As depicted in the psychosocial phases of disaster (Zunin & Meyers, 2000, as cited in DeWolfe, 2000), we can anticipate more disruption in the coming months. We are moving across the “Heroic,” “Honeymoon,” “Disillusionment,” and “Recovery and Reconstruction” phases of this pandemic and we must consider that everyone is progressing at their own pace. While we, along with athletes, coaches, and organizations, will be rebuilding and grieving what was lost during the culminating “Recovery and Reconstruction” phase, there will be incredible opportunities for growth. We will be able to re-examine life priorities and values, and build tremendous confidence through the relationships we will have strengthened and the challenges we will have overcome as a result of this pandemic. While the increase in workload for many sport psychology professionals comes with a psychological burden and risk, the enhanced working alliances and resources we have developed within and across stakeholder groups are clear benefits that will likely transform the way we support athletes and coaches moving forward.
The next Olympic and Paralympic Games, whenever they occur, will stand as a testament to the resilience and determination of the many athletes, coaches, support staff members, friends, families, and supporters of the Games who pulled together during these unprecedented times and will be cause for equivalently unprecedented celebration!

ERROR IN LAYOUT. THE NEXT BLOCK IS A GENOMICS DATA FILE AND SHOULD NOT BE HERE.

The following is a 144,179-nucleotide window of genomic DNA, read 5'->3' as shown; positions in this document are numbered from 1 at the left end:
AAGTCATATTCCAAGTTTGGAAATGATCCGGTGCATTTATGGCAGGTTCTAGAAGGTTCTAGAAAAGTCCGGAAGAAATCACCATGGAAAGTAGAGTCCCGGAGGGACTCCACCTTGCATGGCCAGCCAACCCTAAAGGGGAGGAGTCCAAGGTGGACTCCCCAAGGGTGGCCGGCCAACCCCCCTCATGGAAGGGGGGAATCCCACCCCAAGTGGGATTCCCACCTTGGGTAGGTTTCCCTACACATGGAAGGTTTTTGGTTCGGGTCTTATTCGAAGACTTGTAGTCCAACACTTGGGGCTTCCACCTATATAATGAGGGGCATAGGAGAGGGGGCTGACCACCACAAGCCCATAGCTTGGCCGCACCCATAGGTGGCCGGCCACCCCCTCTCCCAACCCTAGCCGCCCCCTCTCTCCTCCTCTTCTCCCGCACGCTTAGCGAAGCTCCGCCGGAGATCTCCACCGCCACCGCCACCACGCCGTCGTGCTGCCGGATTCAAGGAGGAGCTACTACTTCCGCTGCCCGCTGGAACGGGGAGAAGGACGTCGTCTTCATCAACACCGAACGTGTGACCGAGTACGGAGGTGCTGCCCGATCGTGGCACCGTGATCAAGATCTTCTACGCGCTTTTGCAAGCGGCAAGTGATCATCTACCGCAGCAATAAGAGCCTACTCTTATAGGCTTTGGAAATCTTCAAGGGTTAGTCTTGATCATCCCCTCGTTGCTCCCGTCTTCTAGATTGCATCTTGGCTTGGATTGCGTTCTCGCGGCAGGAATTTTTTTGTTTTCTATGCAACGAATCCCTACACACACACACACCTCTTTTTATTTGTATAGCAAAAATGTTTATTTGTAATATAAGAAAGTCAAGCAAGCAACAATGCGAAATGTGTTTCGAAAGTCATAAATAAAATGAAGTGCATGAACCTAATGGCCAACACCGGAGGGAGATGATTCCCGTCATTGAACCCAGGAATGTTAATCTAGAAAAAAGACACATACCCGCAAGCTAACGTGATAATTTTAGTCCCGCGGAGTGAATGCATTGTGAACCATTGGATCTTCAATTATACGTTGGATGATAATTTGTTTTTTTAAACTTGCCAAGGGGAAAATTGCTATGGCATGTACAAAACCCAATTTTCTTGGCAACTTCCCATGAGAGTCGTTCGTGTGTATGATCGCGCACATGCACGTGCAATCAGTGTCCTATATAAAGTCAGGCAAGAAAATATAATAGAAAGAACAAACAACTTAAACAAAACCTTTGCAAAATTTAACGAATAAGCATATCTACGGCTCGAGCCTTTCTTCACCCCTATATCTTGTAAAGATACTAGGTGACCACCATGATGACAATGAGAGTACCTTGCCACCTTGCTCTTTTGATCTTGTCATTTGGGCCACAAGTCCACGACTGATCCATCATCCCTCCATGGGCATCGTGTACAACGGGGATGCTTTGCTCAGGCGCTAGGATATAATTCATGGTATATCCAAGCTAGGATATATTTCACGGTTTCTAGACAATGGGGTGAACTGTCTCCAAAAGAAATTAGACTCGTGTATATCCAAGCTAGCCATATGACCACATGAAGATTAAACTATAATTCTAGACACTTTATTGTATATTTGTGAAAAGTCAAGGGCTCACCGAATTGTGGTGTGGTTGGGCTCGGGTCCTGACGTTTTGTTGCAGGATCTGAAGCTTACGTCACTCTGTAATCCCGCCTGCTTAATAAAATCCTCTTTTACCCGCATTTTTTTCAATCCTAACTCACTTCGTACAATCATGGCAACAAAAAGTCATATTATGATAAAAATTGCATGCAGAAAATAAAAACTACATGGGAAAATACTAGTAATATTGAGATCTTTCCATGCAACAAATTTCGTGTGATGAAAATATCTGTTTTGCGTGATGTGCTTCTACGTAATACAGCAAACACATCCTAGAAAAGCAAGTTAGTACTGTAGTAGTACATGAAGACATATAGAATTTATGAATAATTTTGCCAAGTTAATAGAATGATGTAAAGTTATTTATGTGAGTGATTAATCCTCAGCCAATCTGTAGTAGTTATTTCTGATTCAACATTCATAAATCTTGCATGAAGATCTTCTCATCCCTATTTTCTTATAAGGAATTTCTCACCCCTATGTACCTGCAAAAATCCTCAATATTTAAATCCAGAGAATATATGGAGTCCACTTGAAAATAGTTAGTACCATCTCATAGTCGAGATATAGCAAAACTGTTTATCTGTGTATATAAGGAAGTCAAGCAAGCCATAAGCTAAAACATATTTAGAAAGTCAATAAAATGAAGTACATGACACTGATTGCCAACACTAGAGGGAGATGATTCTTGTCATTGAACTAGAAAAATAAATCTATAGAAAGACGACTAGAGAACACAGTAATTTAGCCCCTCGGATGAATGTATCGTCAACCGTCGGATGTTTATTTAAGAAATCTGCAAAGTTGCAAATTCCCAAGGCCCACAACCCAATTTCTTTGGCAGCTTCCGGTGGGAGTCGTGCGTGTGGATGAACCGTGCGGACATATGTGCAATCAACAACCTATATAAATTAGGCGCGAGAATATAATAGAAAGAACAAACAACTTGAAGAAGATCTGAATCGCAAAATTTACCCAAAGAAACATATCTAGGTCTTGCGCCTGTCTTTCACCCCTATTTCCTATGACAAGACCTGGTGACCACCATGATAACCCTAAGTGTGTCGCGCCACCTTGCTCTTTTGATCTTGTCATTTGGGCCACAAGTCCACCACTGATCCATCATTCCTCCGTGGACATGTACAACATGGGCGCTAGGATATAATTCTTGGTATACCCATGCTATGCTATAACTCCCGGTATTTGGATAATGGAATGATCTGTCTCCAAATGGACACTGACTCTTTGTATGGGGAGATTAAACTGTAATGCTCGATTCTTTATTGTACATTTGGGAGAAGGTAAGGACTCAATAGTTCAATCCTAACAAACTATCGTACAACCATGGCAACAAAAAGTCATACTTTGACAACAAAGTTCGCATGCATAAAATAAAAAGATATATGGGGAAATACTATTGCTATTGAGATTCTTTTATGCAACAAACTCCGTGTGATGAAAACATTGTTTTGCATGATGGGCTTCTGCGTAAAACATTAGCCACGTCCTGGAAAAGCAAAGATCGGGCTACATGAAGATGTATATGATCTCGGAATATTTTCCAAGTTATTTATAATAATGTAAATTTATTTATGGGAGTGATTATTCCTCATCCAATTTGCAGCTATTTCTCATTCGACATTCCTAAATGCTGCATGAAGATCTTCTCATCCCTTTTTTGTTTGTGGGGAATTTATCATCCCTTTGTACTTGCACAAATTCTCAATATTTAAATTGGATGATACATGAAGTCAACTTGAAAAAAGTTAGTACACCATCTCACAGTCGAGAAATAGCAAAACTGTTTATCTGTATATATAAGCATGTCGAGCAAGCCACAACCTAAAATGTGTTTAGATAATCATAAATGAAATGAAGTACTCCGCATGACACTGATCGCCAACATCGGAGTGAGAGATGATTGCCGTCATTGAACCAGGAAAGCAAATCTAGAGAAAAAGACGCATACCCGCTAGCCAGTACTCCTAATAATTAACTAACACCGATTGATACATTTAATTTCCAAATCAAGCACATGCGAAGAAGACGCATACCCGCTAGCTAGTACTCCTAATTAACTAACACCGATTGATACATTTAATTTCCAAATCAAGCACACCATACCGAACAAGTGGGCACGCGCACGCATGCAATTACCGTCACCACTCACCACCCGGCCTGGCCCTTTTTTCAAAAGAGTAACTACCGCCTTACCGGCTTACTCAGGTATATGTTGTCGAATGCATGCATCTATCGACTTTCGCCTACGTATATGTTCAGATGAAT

DeWolfe, D. (2000). Training manual for mental health and human service workers in major disasters (2nd ed.). Substance Abuse and Mental Health Services Administration. DHHS Publication No. ADM 90-538. Portland Ridley. Retrieved from https://www.hsdl.org/?view&did=4017
Henriksen, K., Schinke, R., McCann, S., Durand-Bush, N., Moesch, K., Parham, W. D., Hvid Larsen, C., Cogan, K., Donaldson, A., Poczwardowski, A., Noce, F., & Hunziker, J. (2020). Athlete mental health in the Olympic/Paralympic quadrennium: A multi-societal consensus statement. International Journal of Sport and Exercise Psychology, 18(3), 391-408. DOI: 10.1080/1612197X.2020.1746379
Thank you to the following Association for Applied Sport Psychology members for their contributions (in alphabetical order):
Karen Cogan, PhD, CMPC – AASP Fellow; AASP Certification Reconsideration Committee Member; Senior Sport Psychologist with the United States Olympic & Paralympic Committee
Natalie Durand-Bush, PhD – AASP President; AASP Fellow; Full Professor, School of Human Kinetics, University of Ottawa; Co-Founder, Canadian Centre for Mental Health and Sport